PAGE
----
To that end, layering in warmth—in the sense of both welcome and temperature—was essential to the project’s success. In the great room, which, in addition to the kitchen, also hosts the formal living room and the dining room, this was accomplished by installing a large fireplace—“Churches don’t come with fireplaces,” Laidlaw notes—which also provides a focal point for the living room. Around the new hearth cluster a pair of four cushion moss-green chenille couches designed by the homeowner. They’re joined by a credenza from West Elm and a pair of armchairs from Cisco Home.
The master bedroom’s headboard was repurposed from a live-edge dining room tabletop divested of its legs, discovered at HD Buttercup. It’s hung on a wall painted a custom green blend by Benjamin Moore. The bench is from Four Hands
The seating that congregates around the dining table is also the homeowner’s handiwork. “I found a couple of the frames on eBay and then I had the rest welded down in Mexico,” she says. The live-edge table is an HD Buttercup find. Like the couches and the kitchen’s long island, its oversize proportions are in keeping with the room’s dimensions, serving to help bring the immense room down to scale. Colors and materials pulled from nature connect the interior to the outdoors.
Gray bricks, found at a building supply shop, compose the fireplace wall. A vintage chair and side table sit atop the bedroom’s large rug, discovered at Brass Tack in Laguna Beach.
Ingenuity and imagination also kept the budget in check, an important consideration in a project that encompasses a building of this size. That meant using simple materials culled from building supply shops in imaginative applications that elevate their humble provenance. “We used very pedestrian and earthy materials,” says the homeowner. “Because the scale of the house is so large that it can feel overwhelming, we wanted to ensure it felt casual and approachable.” Black bricks serve as the kitchen’s backsplash while gray ones were used for the fireplace surround in the master bedroom. “We couldn’t go to the fancy tile store, so instead we used bricks and we love them,” the homeowner says. Cabinetry was constructed from inexpensive rift white oak with a clear stain. In the kitchen they’re crowned by granite countertops, honed to reveal swirling ribbons of rust. “We took a leap of faith,” the homeowner recalls. “We just picked something at the slab yard and we got lucky that it worked.” Ripping up the structure’s linoleum floor revealed unfinished concrete; polishing turned its stains and imperfections into assets. “The whole concept of the project was repurposing what was already there,” the homeowner says. “Some of these natural materials can have their challenges, but the patina adds character and tells a story over time that we love.”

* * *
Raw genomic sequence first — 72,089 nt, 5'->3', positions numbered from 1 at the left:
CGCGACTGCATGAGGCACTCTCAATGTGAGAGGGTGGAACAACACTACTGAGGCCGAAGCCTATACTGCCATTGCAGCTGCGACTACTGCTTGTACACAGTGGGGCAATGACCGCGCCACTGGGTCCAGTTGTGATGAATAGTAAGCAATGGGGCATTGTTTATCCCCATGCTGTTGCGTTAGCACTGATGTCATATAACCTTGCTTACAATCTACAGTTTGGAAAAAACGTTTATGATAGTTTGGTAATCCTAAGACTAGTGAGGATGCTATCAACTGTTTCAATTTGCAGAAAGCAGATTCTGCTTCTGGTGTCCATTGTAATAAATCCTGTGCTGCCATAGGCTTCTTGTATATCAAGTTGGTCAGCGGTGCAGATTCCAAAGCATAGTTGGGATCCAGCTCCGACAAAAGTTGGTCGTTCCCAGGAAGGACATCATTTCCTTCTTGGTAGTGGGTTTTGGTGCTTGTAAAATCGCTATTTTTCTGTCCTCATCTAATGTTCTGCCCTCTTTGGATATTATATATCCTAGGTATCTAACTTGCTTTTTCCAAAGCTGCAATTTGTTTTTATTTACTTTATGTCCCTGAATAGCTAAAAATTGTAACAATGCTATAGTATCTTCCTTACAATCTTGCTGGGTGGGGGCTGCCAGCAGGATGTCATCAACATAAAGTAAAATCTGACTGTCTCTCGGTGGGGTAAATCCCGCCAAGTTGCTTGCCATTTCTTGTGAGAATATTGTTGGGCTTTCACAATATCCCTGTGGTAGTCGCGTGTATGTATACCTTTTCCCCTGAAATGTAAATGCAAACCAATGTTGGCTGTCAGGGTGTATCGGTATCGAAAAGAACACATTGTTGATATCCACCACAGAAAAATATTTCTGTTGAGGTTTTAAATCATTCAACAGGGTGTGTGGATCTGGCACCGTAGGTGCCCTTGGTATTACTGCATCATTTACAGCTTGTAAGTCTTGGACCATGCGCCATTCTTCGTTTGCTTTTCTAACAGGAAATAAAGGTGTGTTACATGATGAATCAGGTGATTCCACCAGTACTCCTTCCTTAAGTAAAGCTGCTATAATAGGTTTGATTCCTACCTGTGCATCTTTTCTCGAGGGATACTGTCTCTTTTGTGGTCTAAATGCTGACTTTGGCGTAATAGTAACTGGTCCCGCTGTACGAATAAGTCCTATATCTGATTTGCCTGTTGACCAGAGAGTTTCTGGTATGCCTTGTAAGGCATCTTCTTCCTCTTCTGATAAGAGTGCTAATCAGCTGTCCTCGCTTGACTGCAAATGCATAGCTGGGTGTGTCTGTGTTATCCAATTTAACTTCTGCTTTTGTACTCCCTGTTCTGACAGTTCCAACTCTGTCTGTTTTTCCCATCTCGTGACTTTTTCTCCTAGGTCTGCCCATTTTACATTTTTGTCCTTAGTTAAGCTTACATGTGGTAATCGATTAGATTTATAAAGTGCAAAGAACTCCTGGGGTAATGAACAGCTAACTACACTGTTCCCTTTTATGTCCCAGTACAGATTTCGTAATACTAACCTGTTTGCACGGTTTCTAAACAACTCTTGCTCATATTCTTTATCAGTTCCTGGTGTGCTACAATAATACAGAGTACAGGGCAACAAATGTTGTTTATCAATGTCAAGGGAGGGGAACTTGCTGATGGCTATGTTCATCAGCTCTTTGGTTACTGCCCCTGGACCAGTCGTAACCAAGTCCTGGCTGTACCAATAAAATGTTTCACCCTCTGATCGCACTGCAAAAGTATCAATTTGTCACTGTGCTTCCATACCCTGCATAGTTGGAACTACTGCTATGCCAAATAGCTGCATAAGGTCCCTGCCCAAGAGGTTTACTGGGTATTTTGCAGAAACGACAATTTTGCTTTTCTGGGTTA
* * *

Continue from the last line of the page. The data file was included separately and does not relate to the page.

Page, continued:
In the primary suite, Pirch’s Victoria Albert free-standing soaker tub, which sports a faucet designed by the owner and constructed from plumbing parts, overlooks a private yard enclosed by a fence fabricated from Corten steel. The rug was found at The Garage Collective in Laguna Beach.
The creativity that threads through the house extends to the master bedroom suite that, in contrast to the expected practice, doesn’t overlook the home’s ocean views. Instead, Laidlaw placed it in the rear of the home. “There really wasn’t a place to put it that would be on the view,” he says. “In any case, they’re early risers who love the morning light.” The room’s placement washes it with privacy, unique in a home that is otherwise very open and communal. Taking full advantage of this, a deep tub is set into a floor-to-ceiling window that overlooks a secluded garden. Another live-edge table, also from HD Buttercup and divested of its legs, was reimagined to serve as a headboard while a deep-green wall behind the bed helps ground the large room. “It’s not always practical,” says the homeowner, citing the difficulties—like cleaning—engendered by spire-high ceilings and congregation-size rooms, “but we love it. I pinch myself every day,” she says. “We feel so very grateful to live here.”
Design by homeowner
Scott Laidlaw, Laidlaw Schultz Architects lsarchitects.com
Custom-blended paint throughout benjaminmoore.com
Hallway Buddha sculpture cb2.com
THE GARAGE COLLECTIVE
Primary bathroom rug shopgaragecollectivelaguna.com
VICTORIA + ALBERT
Primary bathroom tub vandabaths.com
Living room credenza, kids wing rug westelm.com
Kitchen range subzero-wolf.com
Photography by: Chad Mellon